Photo: Mike WIndle/WireImage
Born With The Blues: Mississippi Songwriting Workshop Wows Youngsters At The GRAMMY Museum
The state of Mississippi has given birth to some of the most magical and memorable music minds, from the King Of The Blues, B.B. King, the father of country music, Jimmie Rodgers, and, of course, the king of rock 'n' roll, Elvis Presley. This legacy is alive today, continuing and evolving the tradition of the blues. With an eye toward the future, The GRAMMY Museum hosted a group of elementary students on Feb. 7 for a conversation about Mississippi's musical legacy and an interactive workshop on America's most treasured artforms: the blues.
Fayette, Miss. native Tricia Walker served as the master of ceremonies, taking the students through a crash course in the state's musical roots and the skeleton of the blues song structure. Walker posed a question so fundamental it almost rang rhetorical, even to a group of young students, asking, "What does it mean to have the blues?" Her balance of experience and openness brought the students right into her musical world, gripping their attention as she reached for her acoustic guitar.
Walker performed "Stormy Monday" as an explainer to the blues, with the lyrics unfolding the days of the week, a concept the children could latch onto with ease, to reveal a glimpse into the types of life challenges that lie ahead in life. A song with that much gravity, having been covered by so many great blues artists from B.B. King to the Allman Brothers Band, served as the perfect primer for a genre that feels so fundamental to music as listeners and to our moods as humans'
After breaking down the blues format to its most essential elements, Walker invited fellow Mississippi-born singer/songwriter Randy Houser to the stage for another perspective on what makes music from the Magnolia State so special. The answer, as usual, could be found in the music, as Houser's most recent album is titled Magnolia after state flower of Mississippi. The country star recalled his early days growing up and how his big dreams grew from a small town.
"When I was a little boy, my dad would play Willie Nelson songs," said Houser. "I fell in love with Willie and he's always been my biggest hero"
Houser named Dolly Parton as another big influence on him, citing a story he'd read in a book of hers that the children could relate to at any age.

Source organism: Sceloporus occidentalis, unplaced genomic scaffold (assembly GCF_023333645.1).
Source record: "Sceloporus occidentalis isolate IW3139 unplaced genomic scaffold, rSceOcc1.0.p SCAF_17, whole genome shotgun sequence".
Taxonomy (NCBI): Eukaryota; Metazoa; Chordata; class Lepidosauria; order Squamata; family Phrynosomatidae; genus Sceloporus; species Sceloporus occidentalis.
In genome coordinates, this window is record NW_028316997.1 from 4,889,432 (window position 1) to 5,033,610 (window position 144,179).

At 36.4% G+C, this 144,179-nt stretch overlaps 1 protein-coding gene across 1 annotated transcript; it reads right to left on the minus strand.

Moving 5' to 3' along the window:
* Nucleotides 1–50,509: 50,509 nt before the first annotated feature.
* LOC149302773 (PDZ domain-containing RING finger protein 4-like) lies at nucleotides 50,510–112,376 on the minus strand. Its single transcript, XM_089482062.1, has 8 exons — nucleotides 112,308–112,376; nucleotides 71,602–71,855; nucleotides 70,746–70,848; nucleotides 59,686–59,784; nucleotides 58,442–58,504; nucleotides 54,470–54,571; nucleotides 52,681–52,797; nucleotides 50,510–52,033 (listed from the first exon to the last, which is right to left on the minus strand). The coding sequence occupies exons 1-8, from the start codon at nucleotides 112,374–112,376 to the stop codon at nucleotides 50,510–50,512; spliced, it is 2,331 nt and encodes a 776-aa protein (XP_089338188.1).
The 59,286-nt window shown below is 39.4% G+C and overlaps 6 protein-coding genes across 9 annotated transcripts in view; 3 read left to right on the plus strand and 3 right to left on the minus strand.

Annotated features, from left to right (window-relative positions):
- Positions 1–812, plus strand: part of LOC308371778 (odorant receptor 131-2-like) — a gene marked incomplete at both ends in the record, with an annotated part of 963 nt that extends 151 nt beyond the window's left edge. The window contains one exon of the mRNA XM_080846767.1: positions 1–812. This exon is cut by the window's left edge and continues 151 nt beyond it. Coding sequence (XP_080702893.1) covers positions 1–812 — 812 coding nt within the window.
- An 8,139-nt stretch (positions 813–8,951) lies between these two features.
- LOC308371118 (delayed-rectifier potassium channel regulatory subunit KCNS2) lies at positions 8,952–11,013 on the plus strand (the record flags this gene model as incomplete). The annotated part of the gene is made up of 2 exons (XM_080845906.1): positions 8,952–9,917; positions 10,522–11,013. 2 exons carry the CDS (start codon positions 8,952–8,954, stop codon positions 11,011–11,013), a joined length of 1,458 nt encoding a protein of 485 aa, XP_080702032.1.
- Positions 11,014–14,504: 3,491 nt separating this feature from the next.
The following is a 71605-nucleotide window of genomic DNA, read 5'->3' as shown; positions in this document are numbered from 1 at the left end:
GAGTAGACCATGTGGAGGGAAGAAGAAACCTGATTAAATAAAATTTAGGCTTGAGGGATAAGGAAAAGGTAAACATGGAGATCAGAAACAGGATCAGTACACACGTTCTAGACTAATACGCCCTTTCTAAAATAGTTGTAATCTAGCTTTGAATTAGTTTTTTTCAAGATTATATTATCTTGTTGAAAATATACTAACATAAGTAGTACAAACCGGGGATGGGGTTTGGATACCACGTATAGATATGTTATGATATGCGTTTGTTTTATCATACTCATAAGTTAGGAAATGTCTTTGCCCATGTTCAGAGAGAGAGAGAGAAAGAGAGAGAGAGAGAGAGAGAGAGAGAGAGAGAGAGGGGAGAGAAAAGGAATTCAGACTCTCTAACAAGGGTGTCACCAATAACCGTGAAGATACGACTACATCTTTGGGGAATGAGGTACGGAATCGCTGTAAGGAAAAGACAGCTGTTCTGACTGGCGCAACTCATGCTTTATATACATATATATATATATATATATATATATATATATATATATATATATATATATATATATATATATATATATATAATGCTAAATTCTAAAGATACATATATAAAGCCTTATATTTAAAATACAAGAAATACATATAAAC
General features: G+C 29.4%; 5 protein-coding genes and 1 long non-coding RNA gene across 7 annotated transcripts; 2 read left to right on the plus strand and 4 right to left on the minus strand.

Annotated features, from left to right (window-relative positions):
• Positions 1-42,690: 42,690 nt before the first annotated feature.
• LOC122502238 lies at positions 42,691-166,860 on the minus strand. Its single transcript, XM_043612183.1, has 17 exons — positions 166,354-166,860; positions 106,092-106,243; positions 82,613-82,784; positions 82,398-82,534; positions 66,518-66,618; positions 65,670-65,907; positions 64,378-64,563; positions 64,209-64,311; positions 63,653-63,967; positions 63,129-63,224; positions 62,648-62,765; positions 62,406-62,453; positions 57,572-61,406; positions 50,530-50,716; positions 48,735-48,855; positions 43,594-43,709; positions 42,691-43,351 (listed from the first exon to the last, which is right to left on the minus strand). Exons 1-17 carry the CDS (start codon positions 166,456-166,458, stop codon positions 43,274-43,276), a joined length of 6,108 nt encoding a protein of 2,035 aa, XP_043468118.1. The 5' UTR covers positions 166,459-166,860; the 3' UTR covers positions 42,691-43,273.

"She started writing songs very early," he said. "She had a tree swing… and she would sit in that swing and just write songs as a little girl."
The two songwriters on stage answered a smattering of questions from the enthusiastic audience, helping them connect the professional musicians who stood before them with the nascent interest and passion for music many of them are just beginning to explore. For just a few moments, the distance between urban Los Angeles and the rural Mississippi delta didn't seem so far.
Walker capped off the session with a special songwriting workshop, engaging audience members to whip up a couple original blues songs based on the structure they'd just learned. One student, with the help of a college student from Delta State, came up with a classic blues lyric perfect for his audience of elementary school children, singing, "I woke up this morning, don't want to go to school today/ I woke up this morning, don't want to go to school today/ I got dressed, but mom told me it's a holiday"
The children left with smiles on their faces, and the interactive event provided a sound reminder of the role Mississippi plays in our music world. For many of the students, this will go down in their minds and hearts as they day they learned to write a blues song, a moment unthinkably irreplaceable for so many of the world's great artists. The GRAMMY Museum Mississippi offers a special experience in Cleveland, Miss., where guests can dig deeper into the roots of the powerful music from that area and beyond.
Live from STAPLES Center, and hosted by Alicia Keys, the 61st Annual GRAMMY Awards will be broadcast in HDTV and 5.1 surround sound on the CBS Television Network, Sunday, Feb. 10, 2019, at 8:00 p.m. ET/5:00 p.m. PT.